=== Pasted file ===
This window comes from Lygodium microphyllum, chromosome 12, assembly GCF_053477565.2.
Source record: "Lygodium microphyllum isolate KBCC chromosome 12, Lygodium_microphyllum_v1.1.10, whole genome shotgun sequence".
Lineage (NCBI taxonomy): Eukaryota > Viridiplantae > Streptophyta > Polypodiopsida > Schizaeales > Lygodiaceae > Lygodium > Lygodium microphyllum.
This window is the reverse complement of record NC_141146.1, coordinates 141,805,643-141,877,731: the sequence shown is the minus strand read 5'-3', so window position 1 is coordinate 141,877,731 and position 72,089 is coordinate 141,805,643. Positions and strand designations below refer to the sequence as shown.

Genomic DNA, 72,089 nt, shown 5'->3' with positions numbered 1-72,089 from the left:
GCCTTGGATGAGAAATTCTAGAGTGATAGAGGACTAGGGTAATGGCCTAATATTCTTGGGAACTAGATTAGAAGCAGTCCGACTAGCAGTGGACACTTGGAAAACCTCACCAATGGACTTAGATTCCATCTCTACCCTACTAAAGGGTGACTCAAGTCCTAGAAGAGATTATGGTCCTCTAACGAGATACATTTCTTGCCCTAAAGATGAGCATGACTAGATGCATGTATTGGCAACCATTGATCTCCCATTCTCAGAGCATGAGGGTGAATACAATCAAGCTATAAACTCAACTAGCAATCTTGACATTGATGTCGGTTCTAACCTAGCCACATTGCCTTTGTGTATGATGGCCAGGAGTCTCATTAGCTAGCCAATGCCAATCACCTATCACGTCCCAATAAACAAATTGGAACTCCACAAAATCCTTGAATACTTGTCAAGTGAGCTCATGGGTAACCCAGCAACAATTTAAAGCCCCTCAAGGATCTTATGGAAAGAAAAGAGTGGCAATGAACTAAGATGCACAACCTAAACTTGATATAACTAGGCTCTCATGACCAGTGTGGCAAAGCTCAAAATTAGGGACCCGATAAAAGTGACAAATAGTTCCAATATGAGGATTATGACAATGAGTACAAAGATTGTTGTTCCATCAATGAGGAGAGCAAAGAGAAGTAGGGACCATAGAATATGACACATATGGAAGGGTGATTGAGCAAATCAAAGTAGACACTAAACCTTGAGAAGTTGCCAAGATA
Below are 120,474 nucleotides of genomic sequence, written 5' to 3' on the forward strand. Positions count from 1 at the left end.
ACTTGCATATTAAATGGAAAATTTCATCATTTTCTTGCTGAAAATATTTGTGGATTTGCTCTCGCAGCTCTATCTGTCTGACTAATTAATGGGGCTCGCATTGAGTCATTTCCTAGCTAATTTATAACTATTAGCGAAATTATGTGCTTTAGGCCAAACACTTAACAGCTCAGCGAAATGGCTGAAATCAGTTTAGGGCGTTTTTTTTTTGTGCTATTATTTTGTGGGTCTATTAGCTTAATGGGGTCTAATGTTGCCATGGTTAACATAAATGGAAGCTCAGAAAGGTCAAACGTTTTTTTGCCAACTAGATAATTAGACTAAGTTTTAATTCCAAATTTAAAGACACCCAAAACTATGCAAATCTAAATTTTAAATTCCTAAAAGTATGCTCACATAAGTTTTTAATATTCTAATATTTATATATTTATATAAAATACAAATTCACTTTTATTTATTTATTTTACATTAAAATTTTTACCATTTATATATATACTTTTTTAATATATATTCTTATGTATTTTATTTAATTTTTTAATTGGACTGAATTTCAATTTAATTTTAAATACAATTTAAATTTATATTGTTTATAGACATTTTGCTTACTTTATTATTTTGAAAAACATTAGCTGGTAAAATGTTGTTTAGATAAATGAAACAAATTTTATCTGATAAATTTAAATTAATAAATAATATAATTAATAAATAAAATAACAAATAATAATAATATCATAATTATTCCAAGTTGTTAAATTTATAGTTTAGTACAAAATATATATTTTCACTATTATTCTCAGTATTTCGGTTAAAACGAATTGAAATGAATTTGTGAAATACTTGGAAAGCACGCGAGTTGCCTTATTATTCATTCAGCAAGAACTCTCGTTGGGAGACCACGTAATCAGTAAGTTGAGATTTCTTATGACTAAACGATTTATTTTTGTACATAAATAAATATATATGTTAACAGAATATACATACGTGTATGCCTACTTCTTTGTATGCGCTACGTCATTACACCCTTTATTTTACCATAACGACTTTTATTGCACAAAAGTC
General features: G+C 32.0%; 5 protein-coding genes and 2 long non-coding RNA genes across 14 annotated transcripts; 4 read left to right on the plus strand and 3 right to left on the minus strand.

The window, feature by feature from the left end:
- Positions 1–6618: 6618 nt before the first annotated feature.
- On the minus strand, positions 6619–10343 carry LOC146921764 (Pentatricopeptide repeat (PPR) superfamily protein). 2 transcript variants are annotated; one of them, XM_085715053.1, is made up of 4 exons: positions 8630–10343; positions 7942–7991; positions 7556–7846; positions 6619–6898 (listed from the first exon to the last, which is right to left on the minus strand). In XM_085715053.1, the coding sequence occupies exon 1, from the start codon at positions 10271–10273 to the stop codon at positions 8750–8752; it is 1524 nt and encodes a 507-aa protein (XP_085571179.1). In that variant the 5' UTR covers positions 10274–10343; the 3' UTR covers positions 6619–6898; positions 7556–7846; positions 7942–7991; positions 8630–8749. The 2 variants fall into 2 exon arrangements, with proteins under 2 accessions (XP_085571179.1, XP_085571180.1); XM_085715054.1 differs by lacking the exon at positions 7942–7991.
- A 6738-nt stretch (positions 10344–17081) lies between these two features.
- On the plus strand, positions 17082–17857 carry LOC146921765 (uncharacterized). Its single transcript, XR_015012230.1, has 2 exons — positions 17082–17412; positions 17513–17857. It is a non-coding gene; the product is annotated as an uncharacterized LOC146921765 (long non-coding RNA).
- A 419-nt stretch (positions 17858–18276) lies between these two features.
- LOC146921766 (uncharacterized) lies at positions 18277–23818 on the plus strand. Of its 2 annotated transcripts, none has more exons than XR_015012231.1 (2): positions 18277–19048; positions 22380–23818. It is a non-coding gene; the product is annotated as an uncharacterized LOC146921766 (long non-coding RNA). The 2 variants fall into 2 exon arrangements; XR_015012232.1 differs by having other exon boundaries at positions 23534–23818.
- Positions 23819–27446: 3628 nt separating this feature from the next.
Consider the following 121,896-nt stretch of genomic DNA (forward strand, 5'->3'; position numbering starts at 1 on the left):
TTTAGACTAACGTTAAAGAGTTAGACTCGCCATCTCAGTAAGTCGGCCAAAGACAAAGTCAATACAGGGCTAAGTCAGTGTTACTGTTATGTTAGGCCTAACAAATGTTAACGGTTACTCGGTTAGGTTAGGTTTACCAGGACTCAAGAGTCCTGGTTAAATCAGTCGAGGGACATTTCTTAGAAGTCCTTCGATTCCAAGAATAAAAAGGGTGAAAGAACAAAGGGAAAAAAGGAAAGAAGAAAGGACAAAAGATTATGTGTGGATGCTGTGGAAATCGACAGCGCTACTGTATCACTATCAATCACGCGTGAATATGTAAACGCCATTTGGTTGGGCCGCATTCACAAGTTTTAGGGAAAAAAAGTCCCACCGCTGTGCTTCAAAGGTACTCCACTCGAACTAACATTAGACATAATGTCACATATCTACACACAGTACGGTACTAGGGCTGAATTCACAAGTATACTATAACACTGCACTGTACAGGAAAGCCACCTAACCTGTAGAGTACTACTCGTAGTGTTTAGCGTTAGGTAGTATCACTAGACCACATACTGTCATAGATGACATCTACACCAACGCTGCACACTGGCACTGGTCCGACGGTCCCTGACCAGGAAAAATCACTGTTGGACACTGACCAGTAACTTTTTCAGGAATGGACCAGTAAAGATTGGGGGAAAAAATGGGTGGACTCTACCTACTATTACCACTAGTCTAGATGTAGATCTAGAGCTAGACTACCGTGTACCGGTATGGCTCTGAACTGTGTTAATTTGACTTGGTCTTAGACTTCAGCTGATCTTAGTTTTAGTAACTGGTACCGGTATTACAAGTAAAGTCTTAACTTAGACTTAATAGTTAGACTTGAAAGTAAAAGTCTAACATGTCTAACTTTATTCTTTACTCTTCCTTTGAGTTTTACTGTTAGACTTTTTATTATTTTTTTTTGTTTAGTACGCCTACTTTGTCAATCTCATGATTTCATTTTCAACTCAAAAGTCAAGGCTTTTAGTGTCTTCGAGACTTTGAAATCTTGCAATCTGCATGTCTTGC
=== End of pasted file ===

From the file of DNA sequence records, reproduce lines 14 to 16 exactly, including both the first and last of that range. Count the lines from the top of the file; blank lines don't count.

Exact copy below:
- On the plus strand, positions 17082–17857 carry LOC146921765 (uncharacterized). Its single transcript, XR_015012230.1, has 2 exons — positions 17082–17412; positions 17513–17857. It is a non-coding gene; the product is annotated as an uncharacterized LOC146921765 (long non-coding RNA).
- A 419-nt stretch (positions 17858–18276) lies between these two features.
- LOC146921766 (uncharacterized) lies at positions 18277–23818 on the plus strand. Of its 2 annotated transcripts, none has more exons than XR_015012231.1 (2): positions 18277–19048; positions 22380–23818. It is a non-coding gene; the product is annotated as an uncharacterized LOC146921766 (long non-coding RNA). The 2 variants fall into 2 exon arrangements; XR_015012232.1 differs by having other exon boundaries at positions 23534–23818.